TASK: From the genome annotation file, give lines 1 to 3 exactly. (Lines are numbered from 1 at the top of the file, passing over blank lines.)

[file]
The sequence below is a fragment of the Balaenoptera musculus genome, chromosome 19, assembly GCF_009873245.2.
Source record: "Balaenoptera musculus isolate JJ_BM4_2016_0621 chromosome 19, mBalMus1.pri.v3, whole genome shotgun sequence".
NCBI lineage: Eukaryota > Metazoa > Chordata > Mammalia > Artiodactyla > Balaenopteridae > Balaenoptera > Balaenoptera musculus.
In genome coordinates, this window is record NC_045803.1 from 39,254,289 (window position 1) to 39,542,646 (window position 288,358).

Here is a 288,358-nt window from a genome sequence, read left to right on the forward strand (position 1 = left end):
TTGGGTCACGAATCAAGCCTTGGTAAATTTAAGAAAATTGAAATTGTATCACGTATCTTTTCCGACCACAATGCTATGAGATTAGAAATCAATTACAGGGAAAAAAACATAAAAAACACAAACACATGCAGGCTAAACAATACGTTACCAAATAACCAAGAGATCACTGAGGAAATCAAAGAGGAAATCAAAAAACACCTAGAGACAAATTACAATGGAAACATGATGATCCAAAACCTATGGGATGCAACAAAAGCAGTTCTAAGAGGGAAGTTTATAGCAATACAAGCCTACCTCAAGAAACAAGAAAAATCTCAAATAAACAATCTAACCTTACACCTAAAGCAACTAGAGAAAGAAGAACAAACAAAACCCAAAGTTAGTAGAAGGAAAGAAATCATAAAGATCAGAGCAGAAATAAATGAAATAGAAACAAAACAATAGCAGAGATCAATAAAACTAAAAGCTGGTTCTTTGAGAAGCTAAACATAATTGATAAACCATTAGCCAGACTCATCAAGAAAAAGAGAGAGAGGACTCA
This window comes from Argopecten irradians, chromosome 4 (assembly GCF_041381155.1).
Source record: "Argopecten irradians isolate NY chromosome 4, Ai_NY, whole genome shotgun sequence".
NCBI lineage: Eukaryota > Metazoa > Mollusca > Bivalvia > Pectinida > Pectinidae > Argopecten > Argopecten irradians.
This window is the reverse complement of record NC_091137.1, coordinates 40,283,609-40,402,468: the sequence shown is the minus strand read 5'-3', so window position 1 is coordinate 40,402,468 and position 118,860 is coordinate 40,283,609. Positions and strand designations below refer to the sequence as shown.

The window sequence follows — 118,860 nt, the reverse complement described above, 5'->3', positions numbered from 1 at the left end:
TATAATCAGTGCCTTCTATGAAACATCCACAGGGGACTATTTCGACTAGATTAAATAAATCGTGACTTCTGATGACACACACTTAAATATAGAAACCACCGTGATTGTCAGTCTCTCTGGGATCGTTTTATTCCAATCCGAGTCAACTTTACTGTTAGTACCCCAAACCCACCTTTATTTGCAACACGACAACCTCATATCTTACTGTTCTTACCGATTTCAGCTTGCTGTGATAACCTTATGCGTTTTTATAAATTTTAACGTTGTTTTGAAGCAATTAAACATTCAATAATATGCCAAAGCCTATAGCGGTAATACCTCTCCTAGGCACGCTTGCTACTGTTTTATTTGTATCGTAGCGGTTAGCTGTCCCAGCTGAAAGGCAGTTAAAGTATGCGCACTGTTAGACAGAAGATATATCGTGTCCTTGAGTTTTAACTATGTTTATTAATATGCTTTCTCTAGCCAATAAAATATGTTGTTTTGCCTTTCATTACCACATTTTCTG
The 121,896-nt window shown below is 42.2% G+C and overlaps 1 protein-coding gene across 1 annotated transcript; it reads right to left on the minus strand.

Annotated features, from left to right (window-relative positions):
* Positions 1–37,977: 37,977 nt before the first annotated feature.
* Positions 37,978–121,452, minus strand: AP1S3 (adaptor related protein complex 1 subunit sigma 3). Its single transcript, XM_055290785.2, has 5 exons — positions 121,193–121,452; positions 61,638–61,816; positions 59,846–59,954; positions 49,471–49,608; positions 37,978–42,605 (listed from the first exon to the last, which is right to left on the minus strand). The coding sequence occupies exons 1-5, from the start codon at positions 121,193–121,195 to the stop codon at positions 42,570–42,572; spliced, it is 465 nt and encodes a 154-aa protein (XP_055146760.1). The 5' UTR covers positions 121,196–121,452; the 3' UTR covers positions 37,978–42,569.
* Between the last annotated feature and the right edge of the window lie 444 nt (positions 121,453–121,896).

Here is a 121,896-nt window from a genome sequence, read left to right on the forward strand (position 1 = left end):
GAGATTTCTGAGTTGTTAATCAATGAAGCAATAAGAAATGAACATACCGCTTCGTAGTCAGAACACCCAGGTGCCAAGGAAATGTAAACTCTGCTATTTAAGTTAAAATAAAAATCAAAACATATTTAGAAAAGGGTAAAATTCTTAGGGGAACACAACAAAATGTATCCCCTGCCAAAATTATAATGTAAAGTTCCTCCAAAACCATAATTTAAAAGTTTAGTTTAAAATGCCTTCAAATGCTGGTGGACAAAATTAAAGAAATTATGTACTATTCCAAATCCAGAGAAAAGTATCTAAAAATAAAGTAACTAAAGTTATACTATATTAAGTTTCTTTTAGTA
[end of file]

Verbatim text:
The sequence below is a fragment of the Balaenoptera musculus genome, chromosome 19, assembly GCF_009873245.2.
Source record: "Balaenoptera musculus isolate JJ_BM4_2016_0621 chromosome 19, mBalMus1.pri.v3, whole genome shotgun sequence".
NCBI lineage: Eukaryota > Metazoa > Chordata > Mammalia > Artiodactyla > Balaenopteridae > Balaenoptera > Balaenoptera musculus.